Rebel Without a Cause

Rebel Without a Cause

4.8 16
Director: Nicholas Ray

Cast: James Dean, Natalie Wood, Corey Allen


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This is the kind of DVD that could help sell thousands of players. Rebel Without a Cause was released in three separate laserdisc editions with varying degrees of technical success, but the film-to-video transfer on the DVD runs circles around them all for quality. The letterboxed image looks clearer than even the restored theatrical print that ran in theaters…  See more details below


This is the kind of DVD that could help sell thousands of players. Rebel Without a Cause was released in three separate laserdisc editions with varying degrees of technical success, but the film-to-video transfer on the DVD runs circles around them all for quality. The letterboxed image looks clearer than even the restored theatrical print that ran in theaters a few years ago; the transfer is so sharp, deep and rich, that this disc begs for showing on a big-screen monitor -- CinemaScope and Warnercolor never looked so good as they do here, and the sound is mastered at a decent volume and displays a rich tone. The surviving technicians should beam with pride over what's been done with their work, which has been broken down into 35 well-chosen chapters. The movie, a groundbreaking work about suburban juvenile delinquency, is almost a cliché today it's so familiar as a work of cinema and a fixture of popular culture. James Dean, who was 24 playing a 17-year-old (thus setting a precedent that Steve McQueen would follow in The Blob), overacts at various points, utilizing his preferred method-acting technique, but the movie holds up better than anyone could reasonably expect 45 years later. Dean, Natalie Wood (in an Oscar-nominated performance), and Sal Mineo portray a trio of teenaged lost souls who find each other, a brief period of happiness, and tragedy in a suburb of Los Angeles. The supporting cast, including veterans like Edward Platt and Jim Backus (in a rare dramatic role) and newcomers like Corey Allen and Dennis Hopper, performs as admirably as the three stars. The quality of the film presentation would be impressive enough, but this DVD is chock full of extras. One of the highlights -- worth the price of the disc, in fact -- is the documentary Rediscovering a Rebel. Utilizing recently uncovered outtakes, including early black-and-white footage of the confrontation at the observatory (later abandoned when the studio switched to color for the film, with Dean wearing glasses, which were dropped from the color reshoot), this featurette greatly broadens viewers' understanding and appreciation for the film and the way it was developed. There is a lost opening scene that explains the presence of the toy monkey in the foreground of the extant opening; the original closing shot of the shutting of the observatory dome, which was dropped; and a screen test in which Dean is seen in the company of Corey Allen and a real L.A. gang member (hired as a technical expert), with whom Allen nearly had a fight. The latter test is not only fascinating to watch for a glimpse of actors stepping out of character, but very helpful for identifying all of the bit players who did not become famous. Sal Mineo's screen test, on a set used in A Streetcar Named Desire, is also fascinating, especially as it is intercut with the scenes from the finished film. The remainder of the supplement includes a somewhat limited selection of bios on Dean, Wood, and Nicholas Ray and a half hour of material from the 1955 television series Warner Bros. Presents, in which actor/host Gig Young tells about the production, the shooting of the knife fight at the Griffith Park Observatory, and also interviews Natalie Wood and producer David Weisbart (both Young and Wood spend too many seconds remarking on the food served on the location shoot). Closer to the reality behind the film's evolution is the segment hooked around a Jim Backus interview, which tells how the script developed; Backus' interview is very entertaining and one of the bright spots in this package. Most viewers will want to dial up the interview with James Dean, which has been shown many times for its irony (he doesn't talk about acting or moviemaking, but gives his admonition to teenagers about safe driving, not too many days before he was killed in a car crash); this segment offers an unexpected bonus -- a fairly involved and largely accurate account of the way the story department at Warner Bros. worked, showcasing the work-in-progress status of several films audiences saw by the millions. The supplementary section also includes the trailers to all three of Dean's Warner Bros. movies. Watching the trailer for Giant, one is struck anew by the movie's sheer scope and depth, and wishes it were available on DVD at this writing. And it's all assembled on one of the most straightforward DVD menus yet found, one that automatically advances step by step as viewers run through the supplementary sections, but also responds to manual selection.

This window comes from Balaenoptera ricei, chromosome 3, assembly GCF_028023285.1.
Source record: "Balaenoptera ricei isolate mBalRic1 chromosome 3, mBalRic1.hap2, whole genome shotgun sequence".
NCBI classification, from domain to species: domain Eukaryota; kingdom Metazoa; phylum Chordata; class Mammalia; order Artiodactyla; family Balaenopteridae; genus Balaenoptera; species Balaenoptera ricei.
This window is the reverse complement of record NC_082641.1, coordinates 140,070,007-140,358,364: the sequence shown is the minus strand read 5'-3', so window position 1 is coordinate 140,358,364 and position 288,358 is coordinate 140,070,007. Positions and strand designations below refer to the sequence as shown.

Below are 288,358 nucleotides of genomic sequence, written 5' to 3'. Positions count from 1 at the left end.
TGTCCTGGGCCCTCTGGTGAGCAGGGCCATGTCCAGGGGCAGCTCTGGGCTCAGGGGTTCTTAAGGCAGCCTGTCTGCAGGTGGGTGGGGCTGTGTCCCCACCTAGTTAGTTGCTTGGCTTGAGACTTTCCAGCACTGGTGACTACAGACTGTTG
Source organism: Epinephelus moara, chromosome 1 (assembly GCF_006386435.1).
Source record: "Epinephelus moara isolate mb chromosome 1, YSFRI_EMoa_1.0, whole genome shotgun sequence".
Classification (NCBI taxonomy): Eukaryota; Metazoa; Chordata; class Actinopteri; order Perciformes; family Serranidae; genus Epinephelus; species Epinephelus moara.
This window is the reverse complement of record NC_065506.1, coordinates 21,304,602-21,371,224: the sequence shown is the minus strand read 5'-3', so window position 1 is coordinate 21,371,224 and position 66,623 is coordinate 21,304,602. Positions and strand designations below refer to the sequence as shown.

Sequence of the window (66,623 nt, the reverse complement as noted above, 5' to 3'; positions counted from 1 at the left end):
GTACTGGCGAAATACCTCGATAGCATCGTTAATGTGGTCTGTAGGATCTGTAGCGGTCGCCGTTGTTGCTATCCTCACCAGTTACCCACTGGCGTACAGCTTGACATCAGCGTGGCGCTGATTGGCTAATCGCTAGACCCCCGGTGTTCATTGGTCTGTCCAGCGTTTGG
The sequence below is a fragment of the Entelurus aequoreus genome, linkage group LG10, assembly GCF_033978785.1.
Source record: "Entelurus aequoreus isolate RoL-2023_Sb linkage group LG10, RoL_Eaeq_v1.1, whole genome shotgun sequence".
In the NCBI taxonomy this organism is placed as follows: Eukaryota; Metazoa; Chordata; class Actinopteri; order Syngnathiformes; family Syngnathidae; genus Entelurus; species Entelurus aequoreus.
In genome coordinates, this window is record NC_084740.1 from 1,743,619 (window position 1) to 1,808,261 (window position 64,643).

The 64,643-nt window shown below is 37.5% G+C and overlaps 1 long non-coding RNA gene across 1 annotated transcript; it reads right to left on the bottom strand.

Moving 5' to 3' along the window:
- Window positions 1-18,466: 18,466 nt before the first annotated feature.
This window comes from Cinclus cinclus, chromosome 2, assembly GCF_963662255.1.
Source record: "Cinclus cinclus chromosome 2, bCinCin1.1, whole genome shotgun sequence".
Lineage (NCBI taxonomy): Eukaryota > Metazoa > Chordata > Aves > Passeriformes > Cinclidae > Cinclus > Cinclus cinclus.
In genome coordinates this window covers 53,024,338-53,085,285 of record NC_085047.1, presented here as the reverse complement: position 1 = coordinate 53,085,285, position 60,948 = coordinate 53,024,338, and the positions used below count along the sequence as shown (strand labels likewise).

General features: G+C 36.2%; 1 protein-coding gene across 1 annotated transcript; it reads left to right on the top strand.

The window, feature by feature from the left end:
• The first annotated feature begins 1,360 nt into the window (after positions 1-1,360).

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Editorial Reviews

All Movie Guide
A clenched fist of teenage alienation and cultural disillusion, Rebel Without a Cause questioned the complacent state of 1950s American society with the subtlety of a blow to the jaw. A truly landmark film, Rebel went where almost no Hollywood film had dared, exposing the anger and discontent beneath the prosperity and confidence of post-war America, picking at family values that dictated that happiness was best found in the nuclear family's well-appointed suburban home. The alienated kids in Rebel were part and parcel of these homes -- angry, wounded animals who rejected the very comforts that were supposed to make America superior to the rest of the world. If the notion that comfortable, middle-class white kids could harbor such feelings of anger and nameless yearning wasn't discomforting enough, even more so was the notion that their parents were ill-equipped to understand or help them. From Plato's neglectful mother and father to Jim's ineffectual parents to Judy's pathologically repressed father, all of the film's parents are seen as people whose conformity to the values of 1950s society masks their own discontent and -- in the case of Judy's father and Plato's parents -- underlying deviance. Thus, the teenagers are not so much the problem themselves as heirs to the problems created by the older and supposedly wiser generation. As the film was defined by the burning performances of its teenage leads, it is sadly ironic that their flames were extinguished before their time, so that Rebel has become as much eulogy as angry declaration. Sal Mineo, sad and touching as the lost boy infatuated with Dean's Jim Stark, was murdered near his Hollywood home, while Natalie Wood, who brought female sexual yearning to the screen in ways that had never before been seen, drowned in a mysterious boating accident. And, of course, Dean, at his most iconic in blue jeans and red jacket, died in a car accident before the film was even released. That Rebel Without a Cause remains a classic is in no small part due to Dean's raw, soulful performance, made more timeless by his mortality. Although the problems of the film's teenagers may seem trifling when compared to those of their modern-day counterparts, Rebel's anger still throbs with conviction, a brooding reminder that, beneath complacency, there is chaos trying to break free.